Last Sunday, after visiting the Isokon Gallery with a friend, we went for a walk on Hampstead Heath. Although I do know my way around it pretty well, there are still all sorts of little paths I’ve never been down before, and sometimes they take me off track from where I’m aiming at, which is what happened on Sunday. I was taking him to see the hollow tree, but I went down a new path and we managed to circumnavigate the entire glade the tree is in. Serves me right for getting cocky about knowing my way around.
Anyway, I’d been for a walk on the Heath a few days before, and taken photos then, including the hollow tree, so I thought I’d post some of those.
I love beech trees. At the end of August they started dropping their nuts, and for weeks I spent several peaceful moments sitting alone under the beech tree canopies, just listening to the pop-plop of the nut-cases falling to the ground and splitting open. I thought about foraging for them, but beech nuts only have a good season every 3-5 years, and a bit of internet research led me to find that the last good season was 2011 (which by all reports was spectacular), and this year the nuts have no meat on them. They still make a pleasing crunch when you walk over them, though.
Even as the season dies, there’s always a spurt of new life somewhere.
These trees, opposite the hollow tree, always look to me like they are dancing.
I always know it’s September when I see the michaelmas daisies. I love them.
This is Himalayan balsam, aka Policeman’s Helmet, Gnome’s Hatstand and (my favourite), Love-on-a-mountain. It is very pretty but very invasive because it can shoot its seeds up to seven metres, and bees adore it, which means that native plants don’t get pollinated. They actually have it under control on the Heath, and there aren’t that many plants, so when you see them it’s a nice surprise, because it is so pretty. The flowers and seedpods are edible, which is one way to deal with it (although I’ve not tried it myself), but as with any invasive plant you have to be careful not to tread the seedpods anywhere else. Probably best just to admire it from afar.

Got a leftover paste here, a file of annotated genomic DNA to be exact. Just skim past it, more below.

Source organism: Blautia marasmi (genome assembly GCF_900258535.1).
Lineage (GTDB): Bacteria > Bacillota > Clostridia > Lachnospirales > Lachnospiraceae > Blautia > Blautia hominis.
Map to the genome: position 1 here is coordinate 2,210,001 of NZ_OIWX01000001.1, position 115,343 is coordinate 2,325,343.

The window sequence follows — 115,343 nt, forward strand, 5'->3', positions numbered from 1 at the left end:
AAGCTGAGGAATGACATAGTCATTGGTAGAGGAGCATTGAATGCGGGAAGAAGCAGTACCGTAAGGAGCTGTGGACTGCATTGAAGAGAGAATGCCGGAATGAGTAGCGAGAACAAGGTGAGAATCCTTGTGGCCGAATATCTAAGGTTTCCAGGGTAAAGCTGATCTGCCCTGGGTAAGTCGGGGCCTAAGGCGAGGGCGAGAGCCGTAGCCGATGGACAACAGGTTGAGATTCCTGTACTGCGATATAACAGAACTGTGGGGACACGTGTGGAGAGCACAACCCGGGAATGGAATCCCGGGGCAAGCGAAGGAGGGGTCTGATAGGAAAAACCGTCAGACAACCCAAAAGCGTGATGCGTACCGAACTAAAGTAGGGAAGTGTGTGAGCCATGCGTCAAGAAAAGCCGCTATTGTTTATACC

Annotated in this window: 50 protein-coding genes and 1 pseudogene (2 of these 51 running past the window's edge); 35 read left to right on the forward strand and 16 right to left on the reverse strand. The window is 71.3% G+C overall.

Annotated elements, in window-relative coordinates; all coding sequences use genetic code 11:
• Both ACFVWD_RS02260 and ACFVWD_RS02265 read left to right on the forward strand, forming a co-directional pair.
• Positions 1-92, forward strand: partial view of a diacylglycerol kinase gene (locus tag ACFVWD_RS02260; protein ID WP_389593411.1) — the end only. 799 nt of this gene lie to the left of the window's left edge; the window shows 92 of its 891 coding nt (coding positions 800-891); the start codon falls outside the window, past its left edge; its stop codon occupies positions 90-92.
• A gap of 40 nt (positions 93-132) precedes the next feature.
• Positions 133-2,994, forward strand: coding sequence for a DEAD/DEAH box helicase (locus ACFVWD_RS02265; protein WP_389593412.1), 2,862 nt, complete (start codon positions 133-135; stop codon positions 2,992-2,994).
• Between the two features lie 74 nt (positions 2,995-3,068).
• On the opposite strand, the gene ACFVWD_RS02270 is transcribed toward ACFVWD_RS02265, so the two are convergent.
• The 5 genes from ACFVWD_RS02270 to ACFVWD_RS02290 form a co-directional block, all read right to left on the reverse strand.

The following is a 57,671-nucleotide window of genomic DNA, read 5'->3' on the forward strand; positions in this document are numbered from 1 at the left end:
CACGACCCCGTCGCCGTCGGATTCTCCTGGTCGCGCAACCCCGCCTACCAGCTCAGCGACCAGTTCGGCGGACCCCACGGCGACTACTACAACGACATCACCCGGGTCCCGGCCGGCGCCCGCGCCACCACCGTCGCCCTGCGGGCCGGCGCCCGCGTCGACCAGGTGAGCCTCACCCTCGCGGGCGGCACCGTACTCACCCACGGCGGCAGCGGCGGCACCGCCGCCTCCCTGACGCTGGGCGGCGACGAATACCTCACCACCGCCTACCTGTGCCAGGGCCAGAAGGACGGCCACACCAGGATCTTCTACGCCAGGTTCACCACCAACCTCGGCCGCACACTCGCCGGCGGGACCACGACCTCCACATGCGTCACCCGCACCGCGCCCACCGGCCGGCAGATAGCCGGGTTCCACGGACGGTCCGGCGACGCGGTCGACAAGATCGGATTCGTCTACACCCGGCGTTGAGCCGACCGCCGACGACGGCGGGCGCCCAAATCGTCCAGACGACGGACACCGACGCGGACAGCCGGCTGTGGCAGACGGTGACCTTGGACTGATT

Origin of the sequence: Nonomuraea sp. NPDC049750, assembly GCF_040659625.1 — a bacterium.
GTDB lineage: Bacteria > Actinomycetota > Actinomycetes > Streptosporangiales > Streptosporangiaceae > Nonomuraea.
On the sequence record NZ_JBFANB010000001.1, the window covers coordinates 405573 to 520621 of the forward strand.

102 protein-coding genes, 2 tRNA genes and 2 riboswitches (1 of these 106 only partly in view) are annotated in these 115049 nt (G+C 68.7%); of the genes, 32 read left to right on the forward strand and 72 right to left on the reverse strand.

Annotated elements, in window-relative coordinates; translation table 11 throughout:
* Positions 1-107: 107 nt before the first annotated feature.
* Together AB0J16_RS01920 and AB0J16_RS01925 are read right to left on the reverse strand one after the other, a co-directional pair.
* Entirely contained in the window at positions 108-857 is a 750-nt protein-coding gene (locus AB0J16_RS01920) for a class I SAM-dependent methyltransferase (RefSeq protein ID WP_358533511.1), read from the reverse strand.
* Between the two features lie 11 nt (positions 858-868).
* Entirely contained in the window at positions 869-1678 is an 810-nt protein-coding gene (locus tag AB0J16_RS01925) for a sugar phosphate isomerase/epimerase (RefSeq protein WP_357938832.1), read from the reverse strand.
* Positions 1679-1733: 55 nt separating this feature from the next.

And this is rosebay willowherb, aka fireweed (because it grows well on burnt, damaged soil), which is also an invasive and also edible. I actually ate it earlier this year when the young leaves were out, very young leaves have a bit of a zingy citrus taste and were an interesting addition to salads. In my experience it has to be eaten as fresh as possible as the leaves got a bit tough after a day or two in the fridge, but they tasted OK chucked into a soup, so they weren’t wasted (it’s very high in nutrients, too!). I wanted to make some fireweed jelly this summer but again, despite its invasive nature, they keep it under control on the Heath, and I didn’t want to take all the blossoms from only a few plants because then no one else could enjoy them (not that this stopped somebody else from stripping them instead). There’s always next year.